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Film review: 'Novitiate'


Writer-director Margaret Betts "Novitiate" is a spiritual drama following 17-year-old Cathleen (Margaret Qualley, "The Nice Guys") as she falls hopelessly, giddily in love. But it's not a boy -- or any other human -- who's captured her heart, it's God.

Much to the bewilderment of her entirely non-religious mother (a terrific Julianne Nicholson), Cathleen freely enters herself into the grueling training to become a "bride of Christ," all but abandoning every aspect of her previous life. Joining the Order Of The Sisters Of Blessed Rose convent, she surrenders herself to the church's intimidating Reverend Mother (Melissa Leo), who rules over her charges with an iron fist.

Cathleen's entry into the covenant coincides with the reforms of Vatican II, which set out to take a hard look at the practices of the Roman Catholic Church and update it for a modern era. This changing ideology radically altered the role nuns played in the church, a shift which upends the Reverend Mother's world, causing her behavior to spiral further into sadism.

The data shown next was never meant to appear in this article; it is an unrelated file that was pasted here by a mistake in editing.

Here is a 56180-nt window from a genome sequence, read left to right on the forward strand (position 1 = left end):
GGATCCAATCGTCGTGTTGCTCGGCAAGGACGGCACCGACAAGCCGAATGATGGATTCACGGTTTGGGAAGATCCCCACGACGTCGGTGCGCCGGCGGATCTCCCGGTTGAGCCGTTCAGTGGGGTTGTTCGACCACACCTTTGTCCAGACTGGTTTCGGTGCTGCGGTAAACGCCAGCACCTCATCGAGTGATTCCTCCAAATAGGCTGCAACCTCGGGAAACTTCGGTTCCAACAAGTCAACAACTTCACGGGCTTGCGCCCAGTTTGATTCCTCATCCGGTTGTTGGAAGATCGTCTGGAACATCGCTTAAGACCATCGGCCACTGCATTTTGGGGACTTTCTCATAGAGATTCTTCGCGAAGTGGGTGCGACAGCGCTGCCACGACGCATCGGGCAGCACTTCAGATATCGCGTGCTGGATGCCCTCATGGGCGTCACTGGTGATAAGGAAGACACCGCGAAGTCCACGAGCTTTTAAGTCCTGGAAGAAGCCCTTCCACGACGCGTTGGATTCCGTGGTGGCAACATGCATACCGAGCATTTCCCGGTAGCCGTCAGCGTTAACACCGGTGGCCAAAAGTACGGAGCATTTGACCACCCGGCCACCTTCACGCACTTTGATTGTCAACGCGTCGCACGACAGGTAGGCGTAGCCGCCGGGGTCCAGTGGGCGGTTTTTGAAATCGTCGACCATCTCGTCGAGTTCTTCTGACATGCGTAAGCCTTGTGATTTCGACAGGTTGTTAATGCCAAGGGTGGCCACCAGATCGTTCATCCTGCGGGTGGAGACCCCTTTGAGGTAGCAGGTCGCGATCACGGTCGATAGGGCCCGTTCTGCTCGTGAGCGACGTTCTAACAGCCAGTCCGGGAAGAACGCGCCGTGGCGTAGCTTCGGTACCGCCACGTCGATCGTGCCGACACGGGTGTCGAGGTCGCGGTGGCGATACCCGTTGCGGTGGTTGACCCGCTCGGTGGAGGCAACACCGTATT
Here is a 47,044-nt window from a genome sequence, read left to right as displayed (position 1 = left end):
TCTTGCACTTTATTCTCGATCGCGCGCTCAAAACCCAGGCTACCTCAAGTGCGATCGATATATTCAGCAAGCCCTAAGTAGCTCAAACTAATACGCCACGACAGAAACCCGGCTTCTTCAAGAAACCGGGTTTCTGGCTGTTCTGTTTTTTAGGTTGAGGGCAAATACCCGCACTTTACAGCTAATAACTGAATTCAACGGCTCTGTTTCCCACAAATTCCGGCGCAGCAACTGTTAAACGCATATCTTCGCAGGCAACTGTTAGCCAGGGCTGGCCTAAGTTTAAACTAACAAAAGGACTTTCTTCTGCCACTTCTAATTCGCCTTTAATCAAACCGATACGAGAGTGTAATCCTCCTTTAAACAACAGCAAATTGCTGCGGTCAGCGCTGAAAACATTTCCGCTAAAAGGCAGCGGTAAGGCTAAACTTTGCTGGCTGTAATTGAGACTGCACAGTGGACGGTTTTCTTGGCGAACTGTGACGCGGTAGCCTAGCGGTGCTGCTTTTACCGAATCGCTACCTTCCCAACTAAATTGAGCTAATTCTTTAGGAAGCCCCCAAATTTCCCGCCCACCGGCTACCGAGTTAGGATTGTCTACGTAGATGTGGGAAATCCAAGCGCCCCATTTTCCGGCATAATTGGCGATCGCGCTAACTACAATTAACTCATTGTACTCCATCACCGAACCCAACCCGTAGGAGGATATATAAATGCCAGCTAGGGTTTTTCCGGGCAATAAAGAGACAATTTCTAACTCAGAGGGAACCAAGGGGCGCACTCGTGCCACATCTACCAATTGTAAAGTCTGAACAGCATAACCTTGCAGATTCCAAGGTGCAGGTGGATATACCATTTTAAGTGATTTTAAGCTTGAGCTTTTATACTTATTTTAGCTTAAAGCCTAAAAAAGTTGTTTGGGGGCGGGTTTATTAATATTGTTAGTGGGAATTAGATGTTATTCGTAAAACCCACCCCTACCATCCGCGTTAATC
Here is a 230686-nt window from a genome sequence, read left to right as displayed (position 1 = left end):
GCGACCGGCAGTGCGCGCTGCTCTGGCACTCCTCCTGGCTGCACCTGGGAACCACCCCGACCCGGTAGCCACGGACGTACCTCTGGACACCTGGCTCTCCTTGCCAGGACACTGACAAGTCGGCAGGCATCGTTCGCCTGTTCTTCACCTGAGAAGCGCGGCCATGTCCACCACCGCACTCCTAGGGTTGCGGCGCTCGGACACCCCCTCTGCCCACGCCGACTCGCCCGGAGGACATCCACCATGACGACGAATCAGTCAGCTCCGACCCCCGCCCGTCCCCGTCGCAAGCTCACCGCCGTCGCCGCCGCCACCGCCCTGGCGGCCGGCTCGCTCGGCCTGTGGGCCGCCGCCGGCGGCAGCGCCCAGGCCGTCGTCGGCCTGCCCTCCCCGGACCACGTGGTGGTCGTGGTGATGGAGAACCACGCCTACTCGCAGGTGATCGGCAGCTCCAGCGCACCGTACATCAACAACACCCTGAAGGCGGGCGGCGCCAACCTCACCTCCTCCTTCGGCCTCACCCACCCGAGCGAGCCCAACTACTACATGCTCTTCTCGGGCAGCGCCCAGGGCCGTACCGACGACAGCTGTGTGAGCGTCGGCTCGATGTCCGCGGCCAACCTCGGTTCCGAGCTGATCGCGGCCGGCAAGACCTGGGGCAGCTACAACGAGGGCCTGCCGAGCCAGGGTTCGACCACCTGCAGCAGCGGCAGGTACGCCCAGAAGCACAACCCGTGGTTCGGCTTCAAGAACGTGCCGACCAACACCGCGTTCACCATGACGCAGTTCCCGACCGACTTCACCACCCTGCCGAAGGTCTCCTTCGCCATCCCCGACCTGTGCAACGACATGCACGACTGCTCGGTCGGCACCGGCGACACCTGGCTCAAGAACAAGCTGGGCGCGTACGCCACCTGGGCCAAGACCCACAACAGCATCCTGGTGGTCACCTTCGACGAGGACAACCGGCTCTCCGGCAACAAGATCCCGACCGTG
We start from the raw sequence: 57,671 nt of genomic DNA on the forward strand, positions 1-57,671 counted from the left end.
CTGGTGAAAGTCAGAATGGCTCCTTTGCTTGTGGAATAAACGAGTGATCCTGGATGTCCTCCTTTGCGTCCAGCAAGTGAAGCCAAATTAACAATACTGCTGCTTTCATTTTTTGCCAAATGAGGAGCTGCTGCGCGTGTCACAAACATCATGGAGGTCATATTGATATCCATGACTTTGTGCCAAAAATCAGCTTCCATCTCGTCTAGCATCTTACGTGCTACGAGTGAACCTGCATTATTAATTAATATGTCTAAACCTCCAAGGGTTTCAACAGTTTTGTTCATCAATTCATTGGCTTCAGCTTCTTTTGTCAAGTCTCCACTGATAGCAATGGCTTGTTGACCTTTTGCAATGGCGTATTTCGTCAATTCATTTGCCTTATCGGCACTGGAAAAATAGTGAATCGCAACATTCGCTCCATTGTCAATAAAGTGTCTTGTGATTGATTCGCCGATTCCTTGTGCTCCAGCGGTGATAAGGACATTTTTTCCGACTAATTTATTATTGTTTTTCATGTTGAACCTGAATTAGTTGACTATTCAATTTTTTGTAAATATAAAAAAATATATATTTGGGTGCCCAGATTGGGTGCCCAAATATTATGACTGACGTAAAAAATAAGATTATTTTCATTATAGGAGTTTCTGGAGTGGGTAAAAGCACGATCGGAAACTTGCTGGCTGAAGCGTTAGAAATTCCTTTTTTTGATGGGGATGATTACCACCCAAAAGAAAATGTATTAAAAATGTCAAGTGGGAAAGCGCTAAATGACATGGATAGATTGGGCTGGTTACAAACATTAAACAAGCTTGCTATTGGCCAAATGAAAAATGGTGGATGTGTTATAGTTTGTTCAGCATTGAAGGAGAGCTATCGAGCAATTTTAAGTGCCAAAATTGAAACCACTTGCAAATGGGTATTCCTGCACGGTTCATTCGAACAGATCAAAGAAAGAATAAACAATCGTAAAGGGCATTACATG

Melissa Leo's performance has garnered a lot of praise as "Novitiate" has made the festival rounds, and she certainly goes big with the role. Her work walks a fine line between compelling and being just too much, and I'm not convinced she always remains on the right side of that line. Thankfully, Qualley's more subdued, but entirely wonderful, performance helps to balance out Leo's scenery chewing.

Betts's film admires the hard, selfless work the women do to prove their faith, even as it questions whether their sacrifices are worth surrendering their entirely human desire for intimacy. Through Cathleen's eyes, "Novitiate" becomes a captivating examination of belief, devotion, sexuality, and spirituality.